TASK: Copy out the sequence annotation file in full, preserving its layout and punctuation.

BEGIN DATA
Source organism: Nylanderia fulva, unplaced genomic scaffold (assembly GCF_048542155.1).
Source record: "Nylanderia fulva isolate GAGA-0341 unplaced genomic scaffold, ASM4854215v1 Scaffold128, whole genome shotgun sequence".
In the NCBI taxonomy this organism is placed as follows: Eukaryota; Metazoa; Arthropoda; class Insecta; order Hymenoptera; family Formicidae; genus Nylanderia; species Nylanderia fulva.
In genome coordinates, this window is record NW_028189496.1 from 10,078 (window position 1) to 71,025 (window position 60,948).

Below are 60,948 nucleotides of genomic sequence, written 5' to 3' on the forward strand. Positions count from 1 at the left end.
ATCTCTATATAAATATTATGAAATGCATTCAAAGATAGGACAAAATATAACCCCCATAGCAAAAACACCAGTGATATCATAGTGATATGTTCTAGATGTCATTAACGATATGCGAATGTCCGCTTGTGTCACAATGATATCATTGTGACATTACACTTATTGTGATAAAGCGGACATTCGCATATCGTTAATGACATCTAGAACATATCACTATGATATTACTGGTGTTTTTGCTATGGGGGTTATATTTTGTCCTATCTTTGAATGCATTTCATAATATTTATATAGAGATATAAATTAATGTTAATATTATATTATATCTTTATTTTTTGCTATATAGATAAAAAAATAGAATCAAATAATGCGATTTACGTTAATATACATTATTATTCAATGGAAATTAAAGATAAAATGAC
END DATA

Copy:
Source organism: Nylanderia fulva, unplaced genomic scaffold (assembly GCF_048542155.1).
Source record: "Nylanderia fulva isolate GAGA-0341 unplaced genomic scaffold, ASM4854215v1 Scaffold128, whole genome shotgun sequence".
In the NCBI taxonomy this organism is placed as follows: Eukaryota; Metazoa; Arthropoda; class Insecta; order Hymenoptera; family Formicidae; genus Nylanderia; species Nylanderia fulva.
In genome coordinates, this window is record NW_028189496.1 from 10,078 (window position 1) to 71,025 (window position 60,948).

Below are 60,948 nucleotides of genomic sequence, written 5' to 3' on the forward strand. Positions count from 1 at the left end.
ATCTCTATATAAATATTATGAAATGCATTCAAAGATAGGACAAAATATAACCCCCATAGCAAAAACACCAGTGATATCATAGTGATATGTTCTAGATGTCATTAACGATATGCGAATGTCCGCTTGTGTCACAATGATATCATTGTGACATTACACTTATTGTGATAAAGCGGACATTCGCATATCGTTAATGACATCTAGAACATATCACTATGATATTACTGGTGTTTTTGCTATGGGGGTTATATTTTGTCCTATCTTTGAATGCATTTCATAATATTTATATAGAGATATAAATTAATGTTAATATTATATTATATCTTTATTTTTTGCTATATAGATAAAAAAATAGAATCAAATAATGCGATTTACGTTAATATACATTATTATTCAATGGAAATTAAAGATAAAATGAC